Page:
Victims of Jack the Ripper aren’t the only ghosts to haunt The Ten Bells pub in Whitechapel, says RICK HALE

The Ten Bells
84 Commercial Street,
London, E1 6LY

Whitechapel in London has a long and unpleasant history.

Throughout the 19th century, overcrowding, poverty and violent crime was a major problem that was difficult to deal with.

In the 1880s, Whitechapel experienced a new threat that no one was prepared to deal with.

A vicious murderer was on the loose and targeted local prostitutes. Jack The Ripper, as he became known, was a cunning adversary for London’s police force.

One of these slain prostitutes, Annie Chapman is believed to haunt The Ten Bells pub, a place where she had her last drink before falling victim to Jack.

The Ten Bells pub is a perfect place for those interest in the Jack the Ripper legend and tales of the paranormal

The Ten Bells pub is a perfect place for those interest in the Jack the Ripper legend and tales of the paranormal

History Of The Ten Bells

The Grade II listed Ten Bells has existed since the 18th century.

However, the pub was located on Lion Street before being moved to its current location on Commercial Street, after the original building was torn down in 1851.

The Ten Bells got its unique name after the nearby church increased its number of bells.

In 2010, the current owners carried out a series of renovations to display the pub’s Victorian heritage.

These renovations gave birth to the stories of the hauntings believed to happen there.

The Haunting Of The Ten Bells

According to legend, Annie Chapman haunts the pub, because it was there that she had her last drink before being murdered by the infamous serial killer.

However, it would appear that she shares the building with two other spirits that make their presence known almost daily.

The Ghostly Landlord

Since the 1990s, the upper floors of the Ten Bells have been reserved as living space for pub staff.

Over the years, several staff have reported encountering the disturbing apparition of a Victorian era man.

They claim this ghost likes crawling into bed with them. And when they awaken, he is said to smile at them with blackened teeth and vanishes before they can speak.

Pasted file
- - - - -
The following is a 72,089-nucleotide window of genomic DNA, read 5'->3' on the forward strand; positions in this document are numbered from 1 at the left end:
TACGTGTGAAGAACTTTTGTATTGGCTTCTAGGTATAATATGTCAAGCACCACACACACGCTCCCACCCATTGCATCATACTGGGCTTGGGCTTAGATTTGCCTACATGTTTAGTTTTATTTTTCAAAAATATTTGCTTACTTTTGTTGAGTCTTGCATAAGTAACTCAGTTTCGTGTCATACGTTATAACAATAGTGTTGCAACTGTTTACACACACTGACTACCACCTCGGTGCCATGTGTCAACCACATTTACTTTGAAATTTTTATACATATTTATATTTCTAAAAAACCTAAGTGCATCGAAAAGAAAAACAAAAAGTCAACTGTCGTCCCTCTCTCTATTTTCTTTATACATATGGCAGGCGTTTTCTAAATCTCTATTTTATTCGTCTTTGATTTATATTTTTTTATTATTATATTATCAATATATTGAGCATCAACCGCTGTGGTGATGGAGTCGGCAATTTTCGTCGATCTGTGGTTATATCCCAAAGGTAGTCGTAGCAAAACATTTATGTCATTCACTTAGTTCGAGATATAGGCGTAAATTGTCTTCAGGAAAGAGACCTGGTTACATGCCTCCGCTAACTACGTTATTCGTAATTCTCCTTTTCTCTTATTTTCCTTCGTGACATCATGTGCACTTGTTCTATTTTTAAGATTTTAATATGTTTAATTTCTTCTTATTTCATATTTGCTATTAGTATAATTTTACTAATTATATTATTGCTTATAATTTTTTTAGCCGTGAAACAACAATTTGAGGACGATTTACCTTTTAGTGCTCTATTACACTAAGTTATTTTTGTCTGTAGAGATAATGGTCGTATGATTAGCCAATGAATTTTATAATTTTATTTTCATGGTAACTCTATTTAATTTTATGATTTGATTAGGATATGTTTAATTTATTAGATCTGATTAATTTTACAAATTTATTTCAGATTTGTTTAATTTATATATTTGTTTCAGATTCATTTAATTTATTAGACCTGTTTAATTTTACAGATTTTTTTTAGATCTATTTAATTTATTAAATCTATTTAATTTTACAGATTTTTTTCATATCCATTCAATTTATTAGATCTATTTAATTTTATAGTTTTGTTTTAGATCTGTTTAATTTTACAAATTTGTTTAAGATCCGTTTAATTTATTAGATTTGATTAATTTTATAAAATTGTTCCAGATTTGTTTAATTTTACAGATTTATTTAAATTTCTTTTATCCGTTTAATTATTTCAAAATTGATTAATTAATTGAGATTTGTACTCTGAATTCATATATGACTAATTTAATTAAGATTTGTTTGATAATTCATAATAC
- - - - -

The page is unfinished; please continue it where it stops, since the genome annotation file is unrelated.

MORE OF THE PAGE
It is believed this unnerving apparition was a Victorian era landlord who was murdered by an assailant who was never brought to justice for the crime.

This ghost has also been spotted in the bar area leering at female patrons.

The Baby

The disembodied wails of a baby in great anguish is frequently reported in the pub.

Several psychics have been called to investigate and try to make contact with the ghostly inhabitants of the pub.

And when they are brought to the room where the crying baby is heard, they refuse to enter the room.

They all state something horrible happened there involving the violent death of an infant.

Annie Chapman’s ghost

The ghost of a Victorian era woman believed to be Annie Chapman is seen sitting at the bar.

It’s the spot where Annie Chapman supposedly sat as she enjoyed her last drink before being carved up by the Ripper.

Pub staff say that before she manifests, a cold breeze blows through the bar.

The disappearance of personal belongings and broken glasses have been blamed on the ghost of Annie. As well as pub staff being pushed by an unseen hand.

Since the 1970s, the East End has become a haven for the burgeoning art scene, with several galleries opening up.

The area has also become popular with the local punk and metal scene with several venues to see live shows.

Given its association with a dark chapter in London’s history, tourists and locals can enjoy a walking tour that focuses on the nefarious crimes of Jack The Ripper.

And as is to be expected, The Ten Bells is on the tour. You can grab a drink and maybe catch a ghostly glimpse of one of the killer’s victims.

Rick Hale
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